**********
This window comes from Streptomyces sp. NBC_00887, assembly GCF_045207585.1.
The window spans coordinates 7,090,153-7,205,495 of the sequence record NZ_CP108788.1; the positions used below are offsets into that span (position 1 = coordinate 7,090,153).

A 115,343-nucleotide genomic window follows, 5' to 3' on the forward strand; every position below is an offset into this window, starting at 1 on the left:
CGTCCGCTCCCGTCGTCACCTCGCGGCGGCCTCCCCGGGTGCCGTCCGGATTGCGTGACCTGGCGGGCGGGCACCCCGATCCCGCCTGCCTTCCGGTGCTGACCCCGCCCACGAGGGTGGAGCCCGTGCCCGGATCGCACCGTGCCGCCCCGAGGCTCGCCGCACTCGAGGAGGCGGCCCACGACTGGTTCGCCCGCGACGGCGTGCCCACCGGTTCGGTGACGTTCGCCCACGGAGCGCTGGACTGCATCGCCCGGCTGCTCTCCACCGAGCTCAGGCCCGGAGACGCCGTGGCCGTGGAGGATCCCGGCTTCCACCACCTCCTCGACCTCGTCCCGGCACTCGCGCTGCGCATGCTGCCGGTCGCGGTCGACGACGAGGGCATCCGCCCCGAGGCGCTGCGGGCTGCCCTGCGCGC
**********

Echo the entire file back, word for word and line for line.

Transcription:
This window comes from Streptomyces sp. NBC_00887, assembly GCF_045207585.1.
The window spans coordinates 7,090,153-7,205,495 of the sequence record NZ_CP108788.1; the positions used below are offsets into that span (position 1 = coordinate 7,090,153).

A 115,343-nucleotide genomic window follows, 5' to 3' on the forward strand; every position below is an offset into this window, starting at 1 on the left:
CGTCCGCTCCCGTCGTCACCTCGCGGCGGCCTCCCCGGGTGCCGTCCGGATTGCGTGACCTGGCGGGCGGGCACCCCGATCCCGCCTGCCTTCCGGTGCTGACCCCGCCCACGAGGGTGGAGCCCGTGCCCGGATCGCACCGTGCCGCCCCGAGGCTCGCCGCACTCGAGGAGGCGGCCCACGACTGGTTCGCCCGCGACGGCGTGCCCACCGGTTCGGTGACGTTCGCCCACGGAGCGCTGGACTGCATCGCCCGGCTGCTCTCCACCGAGCTCAGGCCCGGAGACGCCGTGGCCGTGGAGGATCCCGGCTTCCACCACCTCCTCGACCTCGTCCCGGCACTCGCGCTGCGCATGCTGCCGGTCGCGGTCGACGACGAGGGCATCCGCCCCGAGGCGCTGCGGGCTGCCCTGCGCGC